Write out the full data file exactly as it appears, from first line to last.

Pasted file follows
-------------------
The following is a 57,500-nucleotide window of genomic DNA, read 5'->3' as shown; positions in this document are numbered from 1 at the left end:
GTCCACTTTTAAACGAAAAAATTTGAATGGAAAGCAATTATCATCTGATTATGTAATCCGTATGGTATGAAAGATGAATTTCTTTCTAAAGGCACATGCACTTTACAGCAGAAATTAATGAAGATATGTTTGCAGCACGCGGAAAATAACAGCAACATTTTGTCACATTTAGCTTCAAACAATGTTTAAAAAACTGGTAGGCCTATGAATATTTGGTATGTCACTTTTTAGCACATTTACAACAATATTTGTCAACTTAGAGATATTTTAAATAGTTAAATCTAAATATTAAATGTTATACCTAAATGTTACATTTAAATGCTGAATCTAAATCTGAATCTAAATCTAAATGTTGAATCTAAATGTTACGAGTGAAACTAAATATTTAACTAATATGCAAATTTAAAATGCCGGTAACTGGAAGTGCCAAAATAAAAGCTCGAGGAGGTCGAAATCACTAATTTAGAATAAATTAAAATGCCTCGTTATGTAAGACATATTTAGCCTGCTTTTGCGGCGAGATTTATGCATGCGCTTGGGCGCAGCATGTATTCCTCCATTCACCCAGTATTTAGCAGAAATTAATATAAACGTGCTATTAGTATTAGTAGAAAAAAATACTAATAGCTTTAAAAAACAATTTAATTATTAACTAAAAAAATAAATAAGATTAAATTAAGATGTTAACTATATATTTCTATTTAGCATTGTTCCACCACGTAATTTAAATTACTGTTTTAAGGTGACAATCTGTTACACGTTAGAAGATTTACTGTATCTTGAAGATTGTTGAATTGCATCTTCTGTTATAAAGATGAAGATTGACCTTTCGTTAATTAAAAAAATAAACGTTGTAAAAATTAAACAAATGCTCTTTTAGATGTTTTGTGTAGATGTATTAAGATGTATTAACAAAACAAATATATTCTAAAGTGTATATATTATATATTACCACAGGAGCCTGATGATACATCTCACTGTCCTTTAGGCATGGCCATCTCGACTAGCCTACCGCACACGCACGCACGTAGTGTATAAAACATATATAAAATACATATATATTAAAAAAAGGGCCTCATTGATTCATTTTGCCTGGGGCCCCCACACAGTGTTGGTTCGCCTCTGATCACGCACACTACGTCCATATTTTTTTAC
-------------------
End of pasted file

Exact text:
The following is a 57,500-nucleotide window of genomic DNA, read 5'->3' as shown; positions in this document are numbered from 1 at the left end:
GTCCACTTTTAAACGAAAAAATTTGAATGGAAAGCAATTATCATCTGATTATGTAATCCGTATGGTATGAAAGATGAATTTCTTTCTAAAGGCACATGCACTTTACAGCAGAAATTAATGAAGATATGTTTGCAGCACGCGGAAAATAACAGCAACATTTTGTCACATTTAGCTTCAAACAATGTTTAAAAAACTGGTAGGCCTATGAATATTTGGTATGTCACTTTTTAGCACATTTACAACAATATTTGTCAACTTAGAGATATTTTAAATAGTTAAATCTAAATATTAAATGTTATACCTAAATGTTACATTTAAATGCTGAATCTAAATCTGAATCTAAATCTAAATGTTGAATCTAAATGTTACGAGTGAAACTAAATATTTAACTAATATGCAAATTTAAAATGCCGGTAACTGGAAGTGCCAAAATAAAAGCTCGAGGAGGTCGAAATCACTAATTTAGAATAAATTAAAATGCCTCGTTATGTAAGACATATTTAGCCTGCTTTTGCGGCGAGATTTATGCATGCGCTTGGGCGCAGCATGTATTCCTCCATTCACCCAGTATTTAGCAGAAATTAATATAAACGTGCTATTAGTATTAGTAGAAAAAAATACTAATAGCTTTAAAAAACAATTTAATTATTAACTAAAAAAATAAATAAGATTAAATTAAGATGTTAACTATATATTTCTATTTAGCATTGTTCCACCACGTAATTTAAATTACTGTTTTAAGGTGACAATCTGTTACACGTTAGAAGATTTACTGTATCTTGAAGATTGTTGAATTGCATCTTCTGTTATAAAGATGAAGATTGACCTTTCGTTAATTAAAAAAATAAACGTTGTAAAAATTAAACAAATGCTCTTTTAGATGTTTTGTGTAGATGTATTAAGATGTATTAACAAAACAAATATATTCTAAAGTGTATATATTATATATTACCACAGGAGCCTGATGATACATCTCACTGTCCTTTAGGCATGGCCATCTCGACTAGCCTACCGCACACGCACGCACGTAGTGTATAAAACATATATAAAATACATATATATTAAAAAAAGGGCCTCATTGATTCATTTTGCCTGGGGCCCCCACACAGTGTTGGTTCGCCTCTGATCACGCACACTACGTCCATATTTTTTTAC